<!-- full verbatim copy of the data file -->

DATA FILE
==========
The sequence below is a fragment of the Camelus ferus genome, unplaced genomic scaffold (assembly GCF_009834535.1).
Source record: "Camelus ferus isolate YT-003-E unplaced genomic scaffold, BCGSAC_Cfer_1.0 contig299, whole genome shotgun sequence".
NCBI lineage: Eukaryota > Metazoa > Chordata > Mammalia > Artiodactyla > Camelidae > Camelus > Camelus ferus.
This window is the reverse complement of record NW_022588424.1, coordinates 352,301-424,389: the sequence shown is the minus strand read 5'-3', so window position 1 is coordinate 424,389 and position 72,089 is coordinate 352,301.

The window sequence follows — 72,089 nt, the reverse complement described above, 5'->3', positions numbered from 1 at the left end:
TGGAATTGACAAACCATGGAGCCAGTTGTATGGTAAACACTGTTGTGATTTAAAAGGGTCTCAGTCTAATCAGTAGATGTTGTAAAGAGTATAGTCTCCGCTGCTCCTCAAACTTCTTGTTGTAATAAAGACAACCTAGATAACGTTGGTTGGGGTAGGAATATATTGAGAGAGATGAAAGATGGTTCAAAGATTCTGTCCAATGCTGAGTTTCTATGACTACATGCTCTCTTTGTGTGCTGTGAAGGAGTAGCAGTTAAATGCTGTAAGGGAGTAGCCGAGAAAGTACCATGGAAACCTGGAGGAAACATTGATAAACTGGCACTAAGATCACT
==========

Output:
The sequence below is a fragment of the Camelus ferus genome, unplaced genomic scaffold (assembly GCF_009834535.1).
Source record: "Camelus ferus isolate YT-003-E unplaced genomic scaffold, BCGSAC_Cfer_1.0 contig299, whole genome shotgun sequence".
NCBI lineage: Eukaryota > Metazoa > Chordata > Mammalia > Artiodactyla > Camelidae > Camelus > Camelus ferus.
This window is the reverse complement of record NW_022588424.1, coordinates 352,301-424,389: the sequence shown is the minus strand read 5'-3', so window position 1 is coordinate 424,389 and position 72,089 is coordinate 352,301.

The window sequence follows — 72,089 nt, the reverse complement described above, 5'->3', positions numbered from 1 at the left end:
TGGAATTGACAAACCATGGAGCCAGTTGTATGGTAAACACTGTTGTGATTTAAAAGGGTCTCAGTCTAATCAGTAGATGTTGTAAAGAGTATAGTCTCCGCTGCTCCTCAAACTTCTTGTTGTAATAAAGACAACCTAGATAACGTTGGTTGGGGTAGGAATATATTGAGAGAGATGAAAGATGGTTCAAAGATTCTGTCCAATGCTGAGTTTCTATGACTACATGCTCTCTTTGTGTGCTGTGAAGGAGTAGCAGTTAAATGCTGTAAGGGAGTAGCCGAGAAAGTACCATGGAAACCTGGAGGAAACATTGATAAACTGGCACTAAGATCACT